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Van KaneAugust 30, 2013

Finally, an FY13 NASA Planetary Budget, Just 11 Months Late

Just a month before the end of Fiscal Year 2013 (September 30), Space Policy Online has released the final resolution of NASA’s FY13 budget. The final budget figures were not released by the government but were supplied following a request by Space Policy Online. The final figures for the Planetary Science program still reflect a substantial cut from the previous year but are much better than the proposed budget for FY13.

The FY13 budget approval was especially messy this year because Congress failed to pass a final budget until last spring (around six months late). The budget was then automatically cut through a process known as the Sequester. The Administration then reportedly proposed larger cuts to the planetary program to spare other parts of the NASA budget the effects of the Sequester. Congress reportedly rejected that division of cuts, resulting in negotiations and the final budget supplied to Space Policy Online.

News reports have also discussed other impacts – some potentially serious – that may eventually result from the continuing cuts to NASA’s Planetary Science budget. I summarize these following the table of numbers.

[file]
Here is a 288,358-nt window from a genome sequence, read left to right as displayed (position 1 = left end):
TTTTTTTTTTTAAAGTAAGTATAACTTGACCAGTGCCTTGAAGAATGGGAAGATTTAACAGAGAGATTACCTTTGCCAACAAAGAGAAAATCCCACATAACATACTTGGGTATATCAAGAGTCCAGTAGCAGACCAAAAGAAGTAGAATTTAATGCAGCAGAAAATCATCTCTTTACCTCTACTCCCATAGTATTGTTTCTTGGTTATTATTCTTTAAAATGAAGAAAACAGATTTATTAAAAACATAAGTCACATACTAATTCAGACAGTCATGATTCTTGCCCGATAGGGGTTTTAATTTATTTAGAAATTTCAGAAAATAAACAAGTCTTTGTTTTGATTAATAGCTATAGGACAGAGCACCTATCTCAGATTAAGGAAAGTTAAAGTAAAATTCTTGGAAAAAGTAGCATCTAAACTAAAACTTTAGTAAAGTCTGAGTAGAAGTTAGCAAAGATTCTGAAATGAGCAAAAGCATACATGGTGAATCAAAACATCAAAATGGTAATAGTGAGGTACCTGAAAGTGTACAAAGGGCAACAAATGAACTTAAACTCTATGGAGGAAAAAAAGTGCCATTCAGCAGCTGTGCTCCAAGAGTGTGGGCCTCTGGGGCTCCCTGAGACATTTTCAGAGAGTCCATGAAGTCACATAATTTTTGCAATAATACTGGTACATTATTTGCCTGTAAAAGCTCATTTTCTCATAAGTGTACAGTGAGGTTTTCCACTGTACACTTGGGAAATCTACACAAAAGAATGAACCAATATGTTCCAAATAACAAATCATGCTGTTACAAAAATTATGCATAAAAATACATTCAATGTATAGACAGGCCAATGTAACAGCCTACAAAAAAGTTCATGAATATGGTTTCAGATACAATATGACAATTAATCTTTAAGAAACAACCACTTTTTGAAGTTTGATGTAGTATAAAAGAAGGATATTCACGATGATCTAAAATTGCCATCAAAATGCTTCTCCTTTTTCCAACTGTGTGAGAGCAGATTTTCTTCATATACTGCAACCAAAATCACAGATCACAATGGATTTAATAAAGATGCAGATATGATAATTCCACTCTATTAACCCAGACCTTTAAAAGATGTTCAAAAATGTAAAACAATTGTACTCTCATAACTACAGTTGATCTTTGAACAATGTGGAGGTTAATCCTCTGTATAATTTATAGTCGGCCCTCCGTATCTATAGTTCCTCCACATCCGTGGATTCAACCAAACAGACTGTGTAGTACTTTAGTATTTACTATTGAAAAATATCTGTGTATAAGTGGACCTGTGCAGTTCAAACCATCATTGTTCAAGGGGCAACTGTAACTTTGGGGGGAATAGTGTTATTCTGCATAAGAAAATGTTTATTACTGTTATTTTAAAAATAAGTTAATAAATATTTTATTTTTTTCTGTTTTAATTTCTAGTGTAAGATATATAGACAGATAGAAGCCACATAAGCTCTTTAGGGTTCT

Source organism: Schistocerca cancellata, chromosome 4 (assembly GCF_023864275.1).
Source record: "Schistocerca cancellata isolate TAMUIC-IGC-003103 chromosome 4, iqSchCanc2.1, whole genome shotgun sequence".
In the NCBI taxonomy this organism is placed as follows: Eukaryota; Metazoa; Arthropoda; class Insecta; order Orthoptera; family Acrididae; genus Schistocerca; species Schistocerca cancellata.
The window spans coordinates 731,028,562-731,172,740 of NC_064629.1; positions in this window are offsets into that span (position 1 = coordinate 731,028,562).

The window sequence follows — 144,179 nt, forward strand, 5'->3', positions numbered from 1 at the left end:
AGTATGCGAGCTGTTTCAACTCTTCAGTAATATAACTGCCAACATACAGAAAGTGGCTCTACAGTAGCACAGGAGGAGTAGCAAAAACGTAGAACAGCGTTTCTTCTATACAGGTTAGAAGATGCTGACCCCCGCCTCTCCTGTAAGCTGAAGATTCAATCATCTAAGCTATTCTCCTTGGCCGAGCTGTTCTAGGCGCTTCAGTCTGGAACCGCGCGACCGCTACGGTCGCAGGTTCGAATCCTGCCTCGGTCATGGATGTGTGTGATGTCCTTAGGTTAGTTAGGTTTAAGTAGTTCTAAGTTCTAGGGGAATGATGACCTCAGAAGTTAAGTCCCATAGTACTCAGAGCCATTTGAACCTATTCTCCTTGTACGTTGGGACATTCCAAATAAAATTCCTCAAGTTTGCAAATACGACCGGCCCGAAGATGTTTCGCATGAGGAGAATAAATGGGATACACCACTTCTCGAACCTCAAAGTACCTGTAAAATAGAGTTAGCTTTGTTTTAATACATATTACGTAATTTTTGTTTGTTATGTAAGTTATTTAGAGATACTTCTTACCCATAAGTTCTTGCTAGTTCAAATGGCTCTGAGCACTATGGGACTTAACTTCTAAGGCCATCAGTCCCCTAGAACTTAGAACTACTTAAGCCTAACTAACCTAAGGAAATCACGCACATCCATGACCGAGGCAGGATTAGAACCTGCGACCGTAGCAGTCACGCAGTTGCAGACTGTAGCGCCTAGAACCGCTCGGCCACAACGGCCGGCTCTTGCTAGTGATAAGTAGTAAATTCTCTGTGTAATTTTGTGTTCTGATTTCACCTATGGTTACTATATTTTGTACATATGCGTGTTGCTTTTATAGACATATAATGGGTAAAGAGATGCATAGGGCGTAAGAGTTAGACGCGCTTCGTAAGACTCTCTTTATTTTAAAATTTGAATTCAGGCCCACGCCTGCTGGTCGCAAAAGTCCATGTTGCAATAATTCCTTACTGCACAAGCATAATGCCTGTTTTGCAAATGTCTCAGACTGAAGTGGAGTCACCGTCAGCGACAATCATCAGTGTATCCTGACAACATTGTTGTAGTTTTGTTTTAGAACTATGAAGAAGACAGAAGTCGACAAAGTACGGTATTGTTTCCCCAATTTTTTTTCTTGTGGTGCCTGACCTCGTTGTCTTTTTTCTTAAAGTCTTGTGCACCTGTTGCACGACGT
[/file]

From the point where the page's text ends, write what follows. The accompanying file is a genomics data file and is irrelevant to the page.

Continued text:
Planetary Science Budgets 

$1501.4M – FY12 approved 

$1,192.3M – FY13 Administration proposed budget 

$1,415.0M – FY13 Congressionally approved budget, pre Sequester 

$1196.0M – FY13 reported proposed Administration budget following Sequester 

$1271.5M – FY13 final budget per Space Policy Online post Sequester 

In a nutshell, the final budget represents a substantial cut compared to the previous year (FY12) and compared to what was approved by Congress. The final budget approximately splits the difference between the Administration's proposed budget and Congress’ approved budgets. 

The disagreement over the level of the Planetary Science budget looks to continue for the next year, too. The Administration requested $1,217.5M for FY14, while the House and Senate have approved $1,315.0M and $1,317.6M, respectively for next year. 

Space Policy Online does not provide any detail on spending within the Planetary Science program. Important details would be the level of funding for the Discovery and New Frontiers programs, which would indicate when the selection of the next missions in the programs could begin. We also don't know at what level studies of a future Europa mission are funded. 

In the meantime, Space News has provided a steady trickle of the effects of the declining Planetary Science budget over the last couple of months: 

Read more: FY2014 NASA Budget

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